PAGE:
The season for tax returns is just over in the US. Its just beginning in India. Appropriate time to rave and rant on the nonsensically complex process of making out a tax return. No, I am not a tea party activist (I drink coffee and in any case, I wouldn't be seen dead with that rabble). I am just venting steam ahead of having to sit down and do the damned thing. Thankfully I only have to do an Indian tax return, but that is torture enough.

Everybody knows that the famed Ramamritham absolutely loves Income Tax. Great opportunity for framing fiendish rules and impossibly complicated forms to fill. Just consider the following evidence.

The first problem is to decide what form to fill. There are no less than 8 different forms you can fill. It all depends on whether you are a HUF or a BOI or a AOP. What if you can't figure out what those are and if you figure you are just a human being ??? Not sure - In Ramamritham's lexicon, normal human beings don't exist. 

With delicious irony, he has designed a from called Saral for dullheads like you and me (OK OK, just me). Saral in Hindi means easy.  Never mind that the form appears to be intelligible only to a rocket scientist. When somebody pointed out this irony to him, he promptly renamed it Sahaj, which is just a complicated form of the same thing - simple !!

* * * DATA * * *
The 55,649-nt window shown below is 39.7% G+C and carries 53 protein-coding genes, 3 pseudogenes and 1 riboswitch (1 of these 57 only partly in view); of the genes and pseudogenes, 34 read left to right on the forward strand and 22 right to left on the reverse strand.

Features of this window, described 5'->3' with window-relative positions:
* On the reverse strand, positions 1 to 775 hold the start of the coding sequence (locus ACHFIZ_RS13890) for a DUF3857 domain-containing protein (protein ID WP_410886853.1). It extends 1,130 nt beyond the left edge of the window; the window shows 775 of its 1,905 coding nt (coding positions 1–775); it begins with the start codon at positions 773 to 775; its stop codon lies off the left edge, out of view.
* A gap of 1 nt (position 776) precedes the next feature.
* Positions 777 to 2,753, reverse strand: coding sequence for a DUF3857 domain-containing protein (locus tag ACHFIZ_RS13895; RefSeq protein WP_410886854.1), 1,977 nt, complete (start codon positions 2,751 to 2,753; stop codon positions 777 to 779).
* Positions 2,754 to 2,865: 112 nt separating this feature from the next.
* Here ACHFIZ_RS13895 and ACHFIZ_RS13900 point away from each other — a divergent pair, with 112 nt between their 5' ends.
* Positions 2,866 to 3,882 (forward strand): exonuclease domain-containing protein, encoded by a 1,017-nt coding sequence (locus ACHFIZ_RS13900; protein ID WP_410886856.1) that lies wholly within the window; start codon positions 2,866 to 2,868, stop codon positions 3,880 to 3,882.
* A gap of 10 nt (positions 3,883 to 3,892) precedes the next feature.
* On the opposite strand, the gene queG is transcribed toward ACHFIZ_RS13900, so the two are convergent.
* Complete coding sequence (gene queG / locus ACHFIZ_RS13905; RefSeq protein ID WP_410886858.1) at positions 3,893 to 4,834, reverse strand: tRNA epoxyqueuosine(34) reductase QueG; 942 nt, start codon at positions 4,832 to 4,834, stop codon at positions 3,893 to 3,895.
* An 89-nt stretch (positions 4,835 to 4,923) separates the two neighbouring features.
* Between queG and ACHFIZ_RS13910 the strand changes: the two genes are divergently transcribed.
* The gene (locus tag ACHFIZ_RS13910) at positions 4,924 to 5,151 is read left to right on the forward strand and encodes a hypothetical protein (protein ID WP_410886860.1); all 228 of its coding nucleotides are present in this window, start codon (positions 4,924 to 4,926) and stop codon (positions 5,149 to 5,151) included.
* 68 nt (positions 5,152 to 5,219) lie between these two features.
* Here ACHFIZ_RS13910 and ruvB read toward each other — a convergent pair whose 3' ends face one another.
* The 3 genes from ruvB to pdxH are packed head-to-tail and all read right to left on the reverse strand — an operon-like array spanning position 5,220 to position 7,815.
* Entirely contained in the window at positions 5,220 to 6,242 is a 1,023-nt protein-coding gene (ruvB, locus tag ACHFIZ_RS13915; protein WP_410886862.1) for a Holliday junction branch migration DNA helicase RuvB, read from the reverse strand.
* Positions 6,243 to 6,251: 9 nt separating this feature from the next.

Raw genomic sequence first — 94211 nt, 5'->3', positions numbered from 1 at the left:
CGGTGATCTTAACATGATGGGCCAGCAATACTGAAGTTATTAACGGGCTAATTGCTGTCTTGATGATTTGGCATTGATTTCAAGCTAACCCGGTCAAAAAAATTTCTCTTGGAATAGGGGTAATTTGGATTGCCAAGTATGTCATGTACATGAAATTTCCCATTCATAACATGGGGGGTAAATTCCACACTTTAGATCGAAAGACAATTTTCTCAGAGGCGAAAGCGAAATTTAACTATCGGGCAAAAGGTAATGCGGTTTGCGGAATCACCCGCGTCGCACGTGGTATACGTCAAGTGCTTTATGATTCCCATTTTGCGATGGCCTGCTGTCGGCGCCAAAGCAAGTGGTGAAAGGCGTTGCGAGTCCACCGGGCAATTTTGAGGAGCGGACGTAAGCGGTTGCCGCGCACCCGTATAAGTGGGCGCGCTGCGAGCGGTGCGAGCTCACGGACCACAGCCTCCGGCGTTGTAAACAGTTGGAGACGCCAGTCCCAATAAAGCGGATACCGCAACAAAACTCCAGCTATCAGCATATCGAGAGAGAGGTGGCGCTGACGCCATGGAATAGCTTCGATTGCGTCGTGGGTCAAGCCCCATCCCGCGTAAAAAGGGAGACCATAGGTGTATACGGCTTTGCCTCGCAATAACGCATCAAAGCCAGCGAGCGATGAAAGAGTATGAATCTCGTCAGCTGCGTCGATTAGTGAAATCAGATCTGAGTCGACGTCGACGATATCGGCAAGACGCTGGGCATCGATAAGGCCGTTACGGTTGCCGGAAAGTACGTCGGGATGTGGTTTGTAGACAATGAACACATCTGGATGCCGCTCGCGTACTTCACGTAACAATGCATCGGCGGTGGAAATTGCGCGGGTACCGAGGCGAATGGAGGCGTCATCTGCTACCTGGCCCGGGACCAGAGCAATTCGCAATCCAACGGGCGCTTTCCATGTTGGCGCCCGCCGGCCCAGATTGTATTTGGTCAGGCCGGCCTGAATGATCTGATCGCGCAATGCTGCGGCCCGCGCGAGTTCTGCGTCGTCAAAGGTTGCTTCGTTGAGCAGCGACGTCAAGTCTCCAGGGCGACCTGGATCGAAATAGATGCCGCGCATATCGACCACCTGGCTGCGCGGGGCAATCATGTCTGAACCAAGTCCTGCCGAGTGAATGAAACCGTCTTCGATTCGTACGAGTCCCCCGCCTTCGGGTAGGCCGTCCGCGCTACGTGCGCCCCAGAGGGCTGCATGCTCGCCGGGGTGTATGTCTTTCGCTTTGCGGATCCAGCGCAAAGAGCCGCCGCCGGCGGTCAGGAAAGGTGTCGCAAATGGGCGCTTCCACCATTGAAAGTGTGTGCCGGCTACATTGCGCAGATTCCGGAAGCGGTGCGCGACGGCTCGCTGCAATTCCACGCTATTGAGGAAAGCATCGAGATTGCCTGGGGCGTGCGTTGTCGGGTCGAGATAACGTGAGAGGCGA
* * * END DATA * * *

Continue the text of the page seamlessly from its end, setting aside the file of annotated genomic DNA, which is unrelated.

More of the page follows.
Of course the normal calendar  is just too "saral". So came the innovation of April to March. For that we have to thank Sir Humphrey Appleby, forerunner and idol to Ramamritham. Something as simple as a calendar year is of course anathema to these venerable gentlemen.

He expects you to fill the return for something called "the previous year to the assessment year". So the assessment year is supposed to be the next year into the future so that you can file the return for the previous year !! I am now supposed to file the return for assessment year 2011-12, declaring income for the previous year 2010-11, corresponding to my financial year which is also 2010-11. Whoever dreamed of this concept deserves the highest accolade of Ramamrithamology.